Please wake up people. Jessi’s highly respected Oncology doctors pronounced her case hopeless in the summer of 2011. A highly respected local oncologist told us there was nothing more conventional medicine could do for Jessi and suggested we move her to hospice and make her comfortable for the couple of months she might live. That was 2.5 years ago. Instead we took her home, started a healthy, practical alternative regimen of treatments and brought her back to enjoy another 2 years of relatively quality lifestyle. And yes, medical cannabis was a major contributor to her lengthy survival and quality. If you’d like to learn more so you don’t continue to make uneducated comments about “woo” medicine, contact us, Ruthie and I would love to share “the real story” with your readers.

  7. April 23, 2014 at 11:36 AM

    Anyone who tells me to “wake up” is automatically sent to moderation because it’s obnoxious. This is a science-based blog and what you have given us is an anecdote. Some people spontaneously recover from cancer. Did you know that?

    When this case is studied by a medical professional and you can cite something other than your personal interpretation, then get back to me.

    By the way, Jeff, your threats of going to facebook are of zero consequence. Start your own blog, I don’t care. I understand you want to share your good news but that is NOT the purpose of this site.

  8. Rachel
    April 24, 2014 at 5:09 PM

    Are you a scientist?

  9. Rebecca
    April 24, 2014 at 5:10 PM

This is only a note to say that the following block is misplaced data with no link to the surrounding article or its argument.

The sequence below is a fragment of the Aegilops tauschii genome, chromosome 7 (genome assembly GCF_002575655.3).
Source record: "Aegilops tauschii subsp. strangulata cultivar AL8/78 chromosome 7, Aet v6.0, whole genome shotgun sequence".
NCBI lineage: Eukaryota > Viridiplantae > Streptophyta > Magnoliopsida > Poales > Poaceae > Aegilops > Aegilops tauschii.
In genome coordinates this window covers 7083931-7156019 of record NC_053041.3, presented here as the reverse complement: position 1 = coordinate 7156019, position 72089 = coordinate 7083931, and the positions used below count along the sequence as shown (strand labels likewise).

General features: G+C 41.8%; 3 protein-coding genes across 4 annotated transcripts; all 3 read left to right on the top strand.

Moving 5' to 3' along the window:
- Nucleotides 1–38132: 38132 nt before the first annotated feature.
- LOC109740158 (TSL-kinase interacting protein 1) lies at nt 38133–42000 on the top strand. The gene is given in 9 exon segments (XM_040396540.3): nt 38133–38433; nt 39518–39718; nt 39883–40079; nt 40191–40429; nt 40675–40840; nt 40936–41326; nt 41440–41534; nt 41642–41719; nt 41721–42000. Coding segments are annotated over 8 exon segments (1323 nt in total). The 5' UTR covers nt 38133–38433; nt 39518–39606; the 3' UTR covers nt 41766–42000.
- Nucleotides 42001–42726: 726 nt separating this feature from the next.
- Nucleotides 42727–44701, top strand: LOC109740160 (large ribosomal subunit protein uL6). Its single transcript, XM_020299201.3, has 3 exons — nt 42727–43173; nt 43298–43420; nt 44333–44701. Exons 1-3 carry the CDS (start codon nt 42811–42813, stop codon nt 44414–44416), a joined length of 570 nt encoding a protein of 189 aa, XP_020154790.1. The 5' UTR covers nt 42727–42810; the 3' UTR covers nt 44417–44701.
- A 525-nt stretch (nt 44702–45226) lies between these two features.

In the spirit of being upfront, I am close with the FitzRandolph family and have counted Jessi among my closest friends for over 25 years. Watching her suffer through stage IV breast cancer was difficult and seeing her face the recommendation of withdrawing treatment from multiple oncologists was heartbreaking. She did not give up on chemotherapy, radiation, and medication. They were failing to make a difference in the progress of her disease and she made the decision to try alternative treatments. Did they contribute to lengthening her life? I cannot know for sure. What I do know is exploring and trying alternative treatments gave the FitzRandolph family, and all of us who loved her, hope that “something” would click and give her additional time – additional time for Western medicine to catch up with the progressing disease or new treatments to be discovered.

    Jessi tried everything possible, because Western medicine left her with no new hope. In the face of death, many people make the same decision. There is scientific research to suggest that the healing occurs when the mind is in a positive place. Her mental health certainly benefited from the hope that alternative treatments provided.

  10. April 24, 2014 at 5:41 PM

    Yes. I have a degree in Geosciences and a masters in education- science and the public. I also have studied these topics for about 20 years. What I rely on is trained medical professionals to make the call on treatments that are science-based. That’s what works.

  11. April 24, 2014 at 5:43 PM

    I’m going to close comments on this because too many people are having an emotional reaction to this. Alternative treatments like this are NOT tested and NOT efficacious. If they were, they would not be alternative.

    You can chose what you want but this blog is to provide sound, evidence-based information. Your stories are not that. I’m sorry for your loss, cancer is awful and we all have felt loss from it, but this blog is not for people who need to defend their positions, it’s for those who want science-based conclusions.

    I understand desperation but I want the people who may be in this situation in the future NOT to waste precious time and money on false hope.

Comments are closed.